He was right, though; they weren’t going to get any nearer. She breathed out, stilled her heart, and squeezed the trigger. The silenced rifle made the slightest tap sound as she fired, all-but inaudible. But the unicorn, sensing something magically perhaps, was already moving, flowing into a forward charge into the dark of the oaks. The shot missed its neck but caught its shining flank.
Zack stopped his spell-working and half-stood, peering into the trees. “Did you get it? Did you get it?”
“I got it. Come on.”
They raced across the ground, tripping over tree roots, undergrowth grabbing at their legs. A silvery trail of blood led from the clearing. They found the creature lying on its side a hundred metres away, chest heaving, lustrous eye wide as it regarded them in alarm. It was dark under the trees but the creature glowed like the moon on a cloudless night. Zack was muttering again, hanging back, wary of the creature’s powers of glamour.
Parvati took the electric saw she carried for the purpose from her backpack. The cutting disc was diamond-tipped, the only material tough enough. She set to work, working as close to the base as she could. The horn was worth its weight in gold a hundred times over to a collector, and more than that to an alchemist or a black-market supplier of spell components. She needed to get as much of it off as she could. The note of the electric saw dipped as it bit into the horn.
When it was done, she wrapped the object, dense and heavy in her hands, in a silk cloth. Zack mopped away luminescent blood from the creature’s forehead, then set about working the second spell he’d prepared. Parvati could tell from the look of distaste twisting Zack’s mouth that the sorcery was repellent to him, but he persevered. The light in the unicorn’s eye dimmed, shrinking to no more than the faintest spark.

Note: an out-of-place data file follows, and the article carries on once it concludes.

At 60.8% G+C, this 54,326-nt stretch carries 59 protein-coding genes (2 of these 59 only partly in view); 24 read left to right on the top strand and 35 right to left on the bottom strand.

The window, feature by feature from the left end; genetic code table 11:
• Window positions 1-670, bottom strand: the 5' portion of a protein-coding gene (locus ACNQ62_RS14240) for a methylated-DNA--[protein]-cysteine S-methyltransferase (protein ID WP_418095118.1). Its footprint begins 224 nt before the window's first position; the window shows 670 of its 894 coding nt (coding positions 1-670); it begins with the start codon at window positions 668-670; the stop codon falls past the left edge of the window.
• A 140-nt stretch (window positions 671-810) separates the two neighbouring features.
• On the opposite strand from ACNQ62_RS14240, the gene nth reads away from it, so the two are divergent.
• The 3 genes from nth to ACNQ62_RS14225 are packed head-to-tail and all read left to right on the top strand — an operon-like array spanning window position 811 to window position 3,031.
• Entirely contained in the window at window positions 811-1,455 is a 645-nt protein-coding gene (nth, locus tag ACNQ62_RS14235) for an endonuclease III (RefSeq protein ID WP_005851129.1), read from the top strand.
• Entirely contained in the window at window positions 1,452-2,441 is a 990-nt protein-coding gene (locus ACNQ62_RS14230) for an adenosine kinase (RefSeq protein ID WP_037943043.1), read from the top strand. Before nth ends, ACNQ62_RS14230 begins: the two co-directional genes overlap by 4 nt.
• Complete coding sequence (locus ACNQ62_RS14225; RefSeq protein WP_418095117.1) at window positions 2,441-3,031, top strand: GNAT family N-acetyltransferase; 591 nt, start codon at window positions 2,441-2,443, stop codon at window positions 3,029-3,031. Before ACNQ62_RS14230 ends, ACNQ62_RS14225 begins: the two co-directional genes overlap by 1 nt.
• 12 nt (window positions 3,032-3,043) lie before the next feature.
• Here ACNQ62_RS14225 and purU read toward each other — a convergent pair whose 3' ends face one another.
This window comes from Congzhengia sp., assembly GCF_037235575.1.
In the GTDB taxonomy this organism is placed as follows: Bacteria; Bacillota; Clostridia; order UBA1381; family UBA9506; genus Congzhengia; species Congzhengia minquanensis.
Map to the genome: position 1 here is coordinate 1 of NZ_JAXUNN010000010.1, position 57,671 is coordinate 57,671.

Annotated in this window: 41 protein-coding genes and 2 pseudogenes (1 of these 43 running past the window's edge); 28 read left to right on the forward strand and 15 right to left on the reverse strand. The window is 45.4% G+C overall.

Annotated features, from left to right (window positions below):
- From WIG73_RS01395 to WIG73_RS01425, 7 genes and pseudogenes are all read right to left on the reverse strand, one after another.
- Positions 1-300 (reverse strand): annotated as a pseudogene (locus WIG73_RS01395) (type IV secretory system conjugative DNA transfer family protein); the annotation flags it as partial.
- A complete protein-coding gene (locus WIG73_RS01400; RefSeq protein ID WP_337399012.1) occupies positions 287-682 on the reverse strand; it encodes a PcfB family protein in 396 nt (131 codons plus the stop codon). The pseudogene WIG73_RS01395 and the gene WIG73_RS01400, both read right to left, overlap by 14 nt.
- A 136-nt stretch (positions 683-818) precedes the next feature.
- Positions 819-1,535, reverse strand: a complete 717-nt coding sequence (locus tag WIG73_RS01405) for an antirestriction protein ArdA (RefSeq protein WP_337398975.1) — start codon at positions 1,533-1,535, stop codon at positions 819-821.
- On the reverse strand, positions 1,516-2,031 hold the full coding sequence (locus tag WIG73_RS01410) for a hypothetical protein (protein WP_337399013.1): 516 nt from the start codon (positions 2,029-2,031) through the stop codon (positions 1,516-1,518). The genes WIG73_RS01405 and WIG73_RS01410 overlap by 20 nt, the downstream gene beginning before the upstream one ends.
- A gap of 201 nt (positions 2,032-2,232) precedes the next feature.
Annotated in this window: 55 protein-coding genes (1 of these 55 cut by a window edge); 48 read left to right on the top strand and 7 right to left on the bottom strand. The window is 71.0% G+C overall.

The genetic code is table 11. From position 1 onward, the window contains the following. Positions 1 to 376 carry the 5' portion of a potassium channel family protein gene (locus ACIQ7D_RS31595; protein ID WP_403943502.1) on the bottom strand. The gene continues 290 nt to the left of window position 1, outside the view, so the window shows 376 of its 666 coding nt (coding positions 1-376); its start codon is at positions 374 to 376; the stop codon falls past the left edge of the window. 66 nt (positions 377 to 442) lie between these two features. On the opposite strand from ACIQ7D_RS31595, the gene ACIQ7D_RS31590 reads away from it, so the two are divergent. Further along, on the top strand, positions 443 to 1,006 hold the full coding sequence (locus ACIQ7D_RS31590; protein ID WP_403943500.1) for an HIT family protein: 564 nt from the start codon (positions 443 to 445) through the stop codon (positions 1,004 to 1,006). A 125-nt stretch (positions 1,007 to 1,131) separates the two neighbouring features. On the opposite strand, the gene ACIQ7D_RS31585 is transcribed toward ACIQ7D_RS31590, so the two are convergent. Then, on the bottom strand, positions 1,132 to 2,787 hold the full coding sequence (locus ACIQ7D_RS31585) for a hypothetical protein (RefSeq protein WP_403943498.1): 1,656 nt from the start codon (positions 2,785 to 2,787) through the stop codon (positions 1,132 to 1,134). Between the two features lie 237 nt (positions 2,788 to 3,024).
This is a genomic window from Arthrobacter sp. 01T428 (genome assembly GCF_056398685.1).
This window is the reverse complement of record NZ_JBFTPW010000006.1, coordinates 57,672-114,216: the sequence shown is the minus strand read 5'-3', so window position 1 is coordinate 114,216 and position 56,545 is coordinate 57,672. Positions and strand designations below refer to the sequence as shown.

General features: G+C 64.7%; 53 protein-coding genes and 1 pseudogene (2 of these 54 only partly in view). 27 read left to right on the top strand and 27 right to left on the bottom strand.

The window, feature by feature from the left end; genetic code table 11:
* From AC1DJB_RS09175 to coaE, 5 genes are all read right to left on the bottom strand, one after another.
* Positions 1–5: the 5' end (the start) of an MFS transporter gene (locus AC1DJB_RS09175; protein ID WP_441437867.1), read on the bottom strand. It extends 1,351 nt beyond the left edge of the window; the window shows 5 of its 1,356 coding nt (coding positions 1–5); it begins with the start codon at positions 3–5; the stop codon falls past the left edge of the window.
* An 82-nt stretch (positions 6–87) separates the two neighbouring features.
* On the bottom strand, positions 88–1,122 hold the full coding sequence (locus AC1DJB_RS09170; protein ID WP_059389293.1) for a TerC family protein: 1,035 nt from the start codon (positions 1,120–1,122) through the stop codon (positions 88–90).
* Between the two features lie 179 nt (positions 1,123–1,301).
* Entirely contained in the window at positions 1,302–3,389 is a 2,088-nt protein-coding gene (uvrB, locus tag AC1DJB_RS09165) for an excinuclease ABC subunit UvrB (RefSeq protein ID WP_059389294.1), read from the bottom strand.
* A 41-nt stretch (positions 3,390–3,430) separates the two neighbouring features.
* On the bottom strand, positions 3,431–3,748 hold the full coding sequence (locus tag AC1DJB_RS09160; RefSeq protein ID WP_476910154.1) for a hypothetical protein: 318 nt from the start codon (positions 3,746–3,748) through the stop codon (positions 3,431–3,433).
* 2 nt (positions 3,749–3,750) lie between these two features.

They retired to a safe distance to watch, like the unicorn was an unexploded device that might go off at any moment. They wouldn’t have long to wait; the ensorcelled darts the RSPMC used had only a limited duration. After three minutes, the unicorn climbed back to its feet. It shook its head, mane flowing, as if trying to dislodge troublesome thoughts.
“What happens now?” Zack asked, his voice a whisper.
People like her had been doing this for a long time, one way or another. Perhaps it explained the ancient carvings in chalk hillsides, the myths and the songs about white steeds. “As far as the world knows it’s just a horse.”
“Are all white horses mutilated unicorns?”
“One or two. It’s all we can do, the only way to protect them. They’re out there in fields and stables, and most people who see them will never know what they really are.”
“It will know.”
She nodded her head at that but didn’t reply. He was right, at some level it would. Fogging incantations didn’t last forever. All the creatures were tagged and monitored, and sooner or later the spells would have to be rewoven. Inevitably, also, unicorn foals were born from time to time, and they needed to be … attended to. What was done to the creatures was cruel, a violation, but it kept them safe from the poachers, from the modern world, a little longer.
She thought about the look in the eye of the unicorn. Sometimes being an officer of the RSPMC – the Royal Society for the Protection of Magical Creatures – was hard.